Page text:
“The One Dollar Soda Stock to Buy Today” Penny Stock Winners

Some fella named Jamie Dlugosch is helming the latest new offering from InvestorPlace Media, home to a few of the more hyped names in the financial newsletter world (Navellier, Hsu, Zambell, Tobin Smith, et al) — and this time, it’s a penny stock newsletter.

There seems to be a lot of that going around these days — we’ve always had penny stock letters, of course, but when an economic recovery seems to be in the wind they come pouring out of the woodwork … the conventional wisdom (with some data to back it up) is that tiny stocks do best in the first stages of a growth rally. So if you think that’s where we are, perhaps you’re looking for a microcap gem to throw some money at?

Well, I don’t know whether it will worth this time around or not — but I can tell you the name of the company Duglosh was teasing over the weekend.

Here’s the pitch:

“On July 4, a new financial advisory goes public. It will have 20 new recommendations—all of them penny stocks.

“But one of these stocks is so good, so blistering hot, I am going to GIVE IT AWAY to you today, a full month before the premier issue hits the Internet.

“Let me give you the down and dirty right here.

“This WAS going to be the Next Red Bull, the Next Snapple, the Next Monster. But it missed the boat.

“Bid up to $30, it met the credit hurricane and was shredded to 26 CENTS.

“Can you believe it?

“Look, this soda stock was NEVER actually worth $30 but come on, 26 pennies?

“This is a feisty turnaround, back-from-the-dead story with a surprising twist.

“Now, normally, I’d have to wait, we’d ALL have to wait, until the Premier Issue of Penny Stock Winners to get in on this.

“But I don’t see why we should do that and risk losing out on our first 100%, 500%, maybe 1,000% winner.”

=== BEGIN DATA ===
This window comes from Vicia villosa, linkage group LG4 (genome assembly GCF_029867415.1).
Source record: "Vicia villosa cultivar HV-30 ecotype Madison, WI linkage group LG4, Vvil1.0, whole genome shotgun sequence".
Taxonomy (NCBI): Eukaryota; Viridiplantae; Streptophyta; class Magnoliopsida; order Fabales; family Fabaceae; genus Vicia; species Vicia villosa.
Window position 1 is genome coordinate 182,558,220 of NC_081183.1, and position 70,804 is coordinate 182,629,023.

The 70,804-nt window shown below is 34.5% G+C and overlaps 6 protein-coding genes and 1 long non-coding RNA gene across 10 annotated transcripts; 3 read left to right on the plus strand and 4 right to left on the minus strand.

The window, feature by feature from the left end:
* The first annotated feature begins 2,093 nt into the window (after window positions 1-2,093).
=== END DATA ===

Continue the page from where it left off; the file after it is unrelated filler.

So … is it going to be a winner? That I don’t know, but I can tell you that this stock has to be …

Jones Soda (JSDA)

Remember them? I used to see them everywhere, at every ambitious deli that wanted to be cool, and even at Target and Starbucks. Now? not so much — they seem to have been replaced in the consumer consciousness, at least here in Washington, DC, by Izze.

But the stock was in the firmament of pop culture stars for a while there — it did get close to $30 back in 2007, and it went down in almost a straight line to the low of 26 cents that it hit about six months ago … and it is indeed priced at almost exactly one dollar today.

So what happened? Well, it seems that they lost a bunch of major retailers, or at least lost good positions and glass bottle distribution at those retailers (those glass bottles were part of what made them stand out, as well as the wacky flavors, real sugar, and artsy labels).

The CEO of Jones Soda may have been a bit too prescient when he was quoted in Fast Company a couple years ago:

“But the world doesn’t need any more of this stuff. Because nobody cares when this stuff goes off the market. If Jones Soda fell off the face of the earth today — or if I got hit by a bus and the company got closed down, nobody would lose any sleep over it.”

Of course, that might be a good attitude for company management to have if it imparts a drive for innovation and great product development, but it also might hit a little close to home these days. [That Fast Company article is here, FYI — the guy is at least outspoken and fun to read.]

I don’t think I’ve ever actually tried the Jones Soda products, but I do appreciate the sense of humor and the “differentness” of the brand — they even have an energy drink called Whoop Ass that they describe as being “like a scissor kick to the uvula.” So no one can say they’ve sold out … but you also can’t say that they’re selling well.

Jones Soda ran up crazily in price for lots of reasons — it was touted as the “next Hansen,” there were rumors of buyouts, people thought the “cane sugar” natural soda would be slurped up by conscious consumers, and they had at least exploratory deals with folks like Starbucks, Target and Wal Mart, and concentrate and distribution deals that looked promising.